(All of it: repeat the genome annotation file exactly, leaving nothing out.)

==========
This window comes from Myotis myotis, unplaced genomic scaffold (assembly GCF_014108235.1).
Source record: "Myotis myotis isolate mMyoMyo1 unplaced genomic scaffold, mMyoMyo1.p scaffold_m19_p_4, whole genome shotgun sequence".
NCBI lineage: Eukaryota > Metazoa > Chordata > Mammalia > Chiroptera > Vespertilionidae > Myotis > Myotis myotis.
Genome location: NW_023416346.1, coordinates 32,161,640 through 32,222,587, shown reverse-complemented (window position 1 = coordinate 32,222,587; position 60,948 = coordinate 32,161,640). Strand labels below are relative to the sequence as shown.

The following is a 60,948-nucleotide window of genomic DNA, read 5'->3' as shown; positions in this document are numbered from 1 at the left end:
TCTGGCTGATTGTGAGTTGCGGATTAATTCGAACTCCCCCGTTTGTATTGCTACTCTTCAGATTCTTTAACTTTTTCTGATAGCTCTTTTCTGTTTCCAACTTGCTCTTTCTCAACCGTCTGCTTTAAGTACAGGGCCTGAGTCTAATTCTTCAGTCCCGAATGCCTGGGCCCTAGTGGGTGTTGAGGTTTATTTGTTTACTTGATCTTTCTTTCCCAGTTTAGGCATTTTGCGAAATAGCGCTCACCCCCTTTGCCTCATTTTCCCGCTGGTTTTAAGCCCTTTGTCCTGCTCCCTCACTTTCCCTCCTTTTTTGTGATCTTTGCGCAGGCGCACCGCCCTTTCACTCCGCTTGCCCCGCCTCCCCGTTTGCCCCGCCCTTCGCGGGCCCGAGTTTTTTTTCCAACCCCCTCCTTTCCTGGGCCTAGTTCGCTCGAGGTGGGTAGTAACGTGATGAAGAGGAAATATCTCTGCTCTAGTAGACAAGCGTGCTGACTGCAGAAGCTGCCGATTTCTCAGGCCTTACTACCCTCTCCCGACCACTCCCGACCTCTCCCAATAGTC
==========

This window comes from Myotis myotis, unplaced genomic scaffold (assembly GCF_014108235.1).
Source record: "Myotis myotis isolate mMyoMyo1 unplaced genomic scaffold, mMyoMyo1.p scaffold_m19_p_4, whole genome shotgun sequence".
NCBI lineage: Eukaryota > Metazoa > Chordata > Mammalia > Chiroptera > Vespertilionidae > Myotis > Myotis myotis.
Genome location: NW_023416346.1, coordinates 32,161,640 through 32,222,587, shown reverse-complemented (window position 1 = coordinate 32,222,587; position 60,948 = coordinate 32,161,640). Strand labels below are relative to the sequence as shown.

The following is a 60,948-nucleotide window of genomic DNA, read 5'->3' as shown; positions in this document are numbered from 1 at the left end:
TCTGGCTGATTGTGAGTTGCGGATTAATTCGAACTCCCCCGTTTGTATTGCTACTCTTCAGATTCTTTAACTTTTTCTGATAGCTCTTTTCTGTTTCCAACTTGCTCTTTCTCAACCGTCTGCTTTAAGTACAGGGCCTGAGTCTAATTCTTCAGTCCCGAATGCCTGGGCCCTAGTGGGTGTTGAGGTTTATTTGTTTACTTGATCTTTCTTTCCCAGTTTAGGCATTTTGCGAAATAGCGCTCACCCCCTTTGCCTCATTTTCCCGCTGGTTTTAAGCCCTTTGTCCTGCTCCCTCACTTTCCCTCCTTTTTTGTGATCTTTGCGCAGGCGCACCGCCCTTTCACTCCGCTTGCCCCGCCTCCCCGTTTGCCCCGCCCTTCGCGGGCCCGAGTTTTTTTTCCAACCCCCTCCTTTCCTGGGCCTAGTTCGCTCGAGGTGGGTAGTAACGTGATGAAGAGGAAATATCTCTGCTCTAGTAGACAAGCGTGCTGACTGCAGAAGCTGCCGATTTCTCAGGCCTTACTACCCTCTCCCGACCACTCCCGACCTCTCCCAATAGTC